Sacked PCS rep warns that watchdog’s axe falls unevenly
by Felicity Collier at Congress House
BRITAIN’S supposed equalities watchdog is “ripping up the rulebook” when it comes to its own staff, an Equality and Human Rights Commission (EHRC) worker who lost her job amid swingeing government cuts stormed yesterday.
Finola Kelly told TUC Women’s Conference delegates that seven of the 10 workers who lost their jobs — via email and with just 24 hours’ notice — were women.
EHRC workers have staged six days of strikes in a bid to stop further job losses at the commission — which has seen staff numbers drop from 500 last April to just 204 now.
Ms Kelly, who is still PCS union branch chair at the EHRC, said that people were targeted for compulsory redundancies, and people from ethnic minorities, older workers and those with disabilities were disproportionately affected.
While the lowest-paid lost jobs, the EHRC has hired two new executive directors at a cost of half a million pounds a year, she added. Ms Kelly blasted the “degrading” way redundant employees were made to work from home to avoid upset.
She said she was made to feel “like a criminal.”
One worker was informed that he had to hand back his motorised wheelchair, as it was EHRC property, Ms Kelly said. When workers balloted for strike action, he appeared on the picket lines on crutches.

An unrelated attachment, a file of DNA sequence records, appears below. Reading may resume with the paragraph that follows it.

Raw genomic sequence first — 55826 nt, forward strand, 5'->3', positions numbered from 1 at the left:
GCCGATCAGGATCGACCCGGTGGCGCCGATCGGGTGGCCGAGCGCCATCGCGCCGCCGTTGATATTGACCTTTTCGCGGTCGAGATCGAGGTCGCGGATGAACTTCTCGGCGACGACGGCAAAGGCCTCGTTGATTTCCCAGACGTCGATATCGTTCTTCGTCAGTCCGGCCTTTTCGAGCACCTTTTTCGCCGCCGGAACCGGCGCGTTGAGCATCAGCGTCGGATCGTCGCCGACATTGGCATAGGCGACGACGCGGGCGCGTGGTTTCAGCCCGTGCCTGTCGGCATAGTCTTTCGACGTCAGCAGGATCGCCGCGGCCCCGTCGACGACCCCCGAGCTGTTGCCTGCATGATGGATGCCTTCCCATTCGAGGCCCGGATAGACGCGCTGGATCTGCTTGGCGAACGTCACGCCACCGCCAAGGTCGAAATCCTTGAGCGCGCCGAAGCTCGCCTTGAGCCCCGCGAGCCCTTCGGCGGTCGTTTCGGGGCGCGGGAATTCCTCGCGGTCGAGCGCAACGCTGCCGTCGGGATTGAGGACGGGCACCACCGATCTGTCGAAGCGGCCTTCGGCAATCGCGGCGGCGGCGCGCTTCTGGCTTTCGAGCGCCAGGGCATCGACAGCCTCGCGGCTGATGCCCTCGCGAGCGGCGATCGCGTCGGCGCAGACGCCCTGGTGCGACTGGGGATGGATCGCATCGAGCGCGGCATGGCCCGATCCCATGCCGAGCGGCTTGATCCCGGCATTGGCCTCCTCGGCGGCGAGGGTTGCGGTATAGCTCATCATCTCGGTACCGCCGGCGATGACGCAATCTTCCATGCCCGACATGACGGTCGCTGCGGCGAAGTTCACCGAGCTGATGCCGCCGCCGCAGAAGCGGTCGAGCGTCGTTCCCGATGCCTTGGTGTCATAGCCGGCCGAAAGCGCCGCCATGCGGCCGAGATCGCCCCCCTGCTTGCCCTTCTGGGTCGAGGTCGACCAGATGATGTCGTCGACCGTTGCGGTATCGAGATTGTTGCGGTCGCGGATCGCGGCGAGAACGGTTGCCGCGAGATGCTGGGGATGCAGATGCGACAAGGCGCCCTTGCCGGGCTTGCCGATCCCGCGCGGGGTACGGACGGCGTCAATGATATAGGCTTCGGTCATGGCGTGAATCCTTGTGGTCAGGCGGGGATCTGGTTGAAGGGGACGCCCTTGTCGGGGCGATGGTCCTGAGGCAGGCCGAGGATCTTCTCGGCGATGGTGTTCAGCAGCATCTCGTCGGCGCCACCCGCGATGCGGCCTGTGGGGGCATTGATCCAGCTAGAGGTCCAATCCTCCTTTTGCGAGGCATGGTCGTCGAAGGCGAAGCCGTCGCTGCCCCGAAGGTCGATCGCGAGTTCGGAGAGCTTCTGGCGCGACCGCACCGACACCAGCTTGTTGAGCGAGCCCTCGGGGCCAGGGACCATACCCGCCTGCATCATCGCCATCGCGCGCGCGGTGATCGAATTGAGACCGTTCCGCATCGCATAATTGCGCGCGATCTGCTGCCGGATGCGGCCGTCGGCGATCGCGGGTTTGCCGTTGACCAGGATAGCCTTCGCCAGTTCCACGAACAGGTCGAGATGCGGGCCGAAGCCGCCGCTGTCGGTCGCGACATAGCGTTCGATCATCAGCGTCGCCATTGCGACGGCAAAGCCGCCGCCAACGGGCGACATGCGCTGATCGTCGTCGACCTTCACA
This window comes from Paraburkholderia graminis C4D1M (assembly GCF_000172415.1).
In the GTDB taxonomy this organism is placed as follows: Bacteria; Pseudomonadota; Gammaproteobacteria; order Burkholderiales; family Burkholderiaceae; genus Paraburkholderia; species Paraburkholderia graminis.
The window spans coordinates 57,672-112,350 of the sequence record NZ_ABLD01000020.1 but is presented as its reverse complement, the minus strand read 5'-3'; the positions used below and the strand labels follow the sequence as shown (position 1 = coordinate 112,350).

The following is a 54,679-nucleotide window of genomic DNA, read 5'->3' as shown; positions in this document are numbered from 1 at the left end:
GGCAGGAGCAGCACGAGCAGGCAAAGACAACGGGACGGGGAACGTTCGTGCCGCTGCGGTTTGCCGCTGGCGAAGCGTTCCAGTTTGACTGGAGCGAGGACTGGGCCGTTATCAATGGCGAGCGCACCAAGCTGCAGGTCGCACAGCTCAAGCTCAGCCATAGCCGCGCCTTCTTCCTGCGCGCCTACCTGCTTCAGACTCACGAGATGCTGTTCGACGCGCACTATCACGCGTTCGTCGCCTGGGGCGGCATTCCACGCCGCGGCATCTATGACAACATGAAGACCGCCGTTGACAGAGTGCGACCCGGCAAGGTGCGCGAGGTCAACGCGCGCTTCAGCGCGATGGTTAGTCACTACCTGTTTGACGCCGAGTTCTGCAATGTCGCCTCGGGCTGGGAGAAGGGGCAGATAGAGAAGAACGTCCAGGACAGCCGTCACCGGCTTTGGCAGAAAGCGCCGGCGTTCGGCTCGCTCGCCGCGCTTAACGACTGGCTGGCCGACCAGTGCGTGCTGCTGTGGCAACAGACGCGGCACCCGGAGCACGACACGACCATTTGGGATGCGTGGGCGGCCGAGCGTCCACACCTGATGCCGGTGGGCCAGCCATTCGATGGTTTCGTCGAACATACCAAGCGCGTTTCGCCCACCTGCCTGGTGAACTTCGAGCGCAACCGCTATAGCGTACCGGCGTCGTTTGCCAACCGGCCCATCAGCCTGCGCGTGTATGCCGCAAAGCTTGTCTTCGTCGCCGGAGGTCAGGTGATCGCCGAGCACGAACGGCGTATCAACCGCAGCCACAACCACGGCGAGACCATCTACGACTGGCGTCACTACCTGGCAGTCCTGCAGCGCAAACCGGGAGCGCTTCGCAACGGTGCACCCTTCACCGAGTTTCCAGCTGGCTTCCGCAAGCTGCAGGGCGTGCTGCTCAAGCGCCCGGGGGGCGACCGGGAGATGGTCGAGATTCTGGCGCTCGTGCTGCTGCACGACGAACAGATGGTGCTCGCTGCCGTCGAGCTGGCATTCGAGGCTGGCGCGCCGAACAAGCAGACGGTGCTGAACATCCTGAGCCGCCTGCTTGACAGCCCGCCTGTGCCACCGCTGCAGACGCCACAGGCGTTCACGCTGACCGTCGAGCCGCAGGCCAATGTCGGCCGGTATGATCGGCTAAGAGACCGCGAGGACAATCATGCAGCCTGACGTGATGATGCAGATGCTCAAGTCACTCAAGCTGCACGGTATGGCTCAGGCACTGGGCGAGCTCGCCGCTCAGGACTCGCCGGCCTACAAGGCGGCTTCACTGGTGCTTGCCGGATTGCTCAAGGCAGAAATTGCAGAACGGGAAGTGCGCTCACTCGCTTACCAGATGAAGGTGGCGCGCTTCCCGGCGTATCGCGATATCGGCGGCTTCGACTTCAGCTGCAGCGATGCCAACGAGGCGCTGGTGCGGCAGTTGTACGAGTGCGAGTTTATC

PCS president Janice Godrich said in a statement: “Our members in the EHRC continue to face discrimination when there are jobs in their grades remaining unfilled.
“This organisation is the police force for all other employers — and what they should and should not been doing. They’ve taken the rule book and ripped it up over their own staff.”
Acting PCS president Zita Holbourne, who also cochairs Black Activists Rising Against Cuts, said that there was a disproportionate affect on black and Muslim people.
And the EHRC has still yet to publish an equality assessment on the impacts of the job cuts, Ms Holbourne said.
She urged human rights groups to write to EHRC chair David Isaac. Six more days of strike action are planned.
However, a spokesperson for the Equality and Human Rights Commission said: “While we don’t comment on individual cases, on the general claim about the process this is categorically untrue. There has been no targeting of anyone and all decisions were made on whether individuals had the right skills and experience, and certainly not on background or protected characteristic. Our process has been fair, robust and transparent.
“It is wrong to say staff were sacked by email without any notice. This has been a long process and face to face meetings took place over many months, including notifying people at risk when their redundancy letters would be issued. We worked incredibly hard to bring the number of redundancies down to 12. The union chose to call people out on strike on the day they were expecting their redundancy notices.
“The wheelchair was gifted to that person and is awaiting collection. At no point were they asked to leave it behind.”